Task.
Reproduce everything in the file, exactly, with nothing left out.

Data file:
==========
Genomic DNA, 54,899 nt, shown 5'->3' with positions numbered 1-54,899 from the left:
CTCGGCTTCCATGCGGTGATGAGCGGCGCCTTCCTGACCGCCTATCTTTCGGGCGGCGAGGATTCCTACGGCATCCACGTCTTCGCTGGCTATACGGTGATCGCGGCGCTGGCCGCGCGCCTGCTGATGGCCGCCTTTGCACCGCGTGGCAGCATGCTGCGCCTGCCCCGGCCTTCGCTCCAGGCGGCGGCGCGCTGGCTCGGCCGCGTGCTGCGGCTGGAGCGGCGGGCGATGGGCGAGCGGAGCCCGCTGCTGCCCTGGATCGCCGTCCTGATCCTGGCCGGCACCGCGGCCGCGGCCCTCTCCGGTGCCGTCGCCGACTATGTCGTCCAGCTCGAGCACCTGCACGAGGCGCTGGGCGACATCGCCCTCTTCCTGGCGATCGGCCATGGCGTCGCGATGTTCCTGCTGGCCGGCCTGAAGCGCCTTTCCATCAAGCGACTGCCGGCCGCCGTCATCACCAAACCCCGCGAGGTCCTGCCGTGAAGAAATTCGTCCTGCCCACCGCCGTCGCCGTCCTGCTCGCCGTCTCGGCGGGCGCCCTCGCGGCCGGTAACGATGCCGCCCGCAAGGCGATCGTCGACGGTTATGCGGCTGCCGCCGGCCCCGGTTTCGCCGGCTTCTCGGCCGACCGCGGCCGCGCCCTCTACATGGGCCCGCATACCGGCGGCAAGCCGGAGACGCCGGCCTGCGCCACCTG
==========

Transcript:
Genomic DNA, 54,899 nt, shown 5'->3' with positions numbered 1-54,899 from the left:
CTCGGCTTCCATGCGGTGATGAGCGGCGCCTTCCTGACCGCCTATCTTTCGGGCGGCGAGGATTCCTACGGCATCCACGTCTTCGCTGGCTATACGGTGATCGCGGCGCTGGCCGCGCGCCTGCTGATGGCCGCCTTTGCACCGCGTGGCAGCATGCTGCGCCTGCCCCGGCCTTCGCTCCAGGCGGCGGCGCGCTGGCTCGGCCGCGTGCTGCGGCTGGAGCGGCGGGCGATGGGCGAGCGGAGCCCGCTGCTGCCCTGGATCGCCGTCCTGATCCTGGCCGGCACCGCGGCCGCGGCCCTCTCCGGTGCCGTCGCCGACTATGTCGTCCAGCTCGAGCACCTGCACGAGGCGCTGGGCGACATCGCCCTCTTCCTGGCGATCGGCCATGGCGTCGCGATGTTCCTGCTGGCCGGCCTGAAGCGCCTTTCCATCAAGCGACTGCCGGCCGCCGTCATCACCAAACCCCGCGAGGTCCTGCCGTGAAGAAATTCGTCCTGCCCACCGCCGTCGCCGTCCTGCTCGCCGTCTCGGCGGGCGCCCTCGCGGCCGGTAACGATGCCGCCCGCAAGGCGATCGTCGACGGTTATGCGGCTGCCGCCGGCCCCGGTTTCGCCGGCTTCTCGGCCGACCGCGGCCGCGCCCTCTACATGGGCCCGCATACCGGCGGCAAGCCGGAGACGCCGGCCTGCGCCACCTG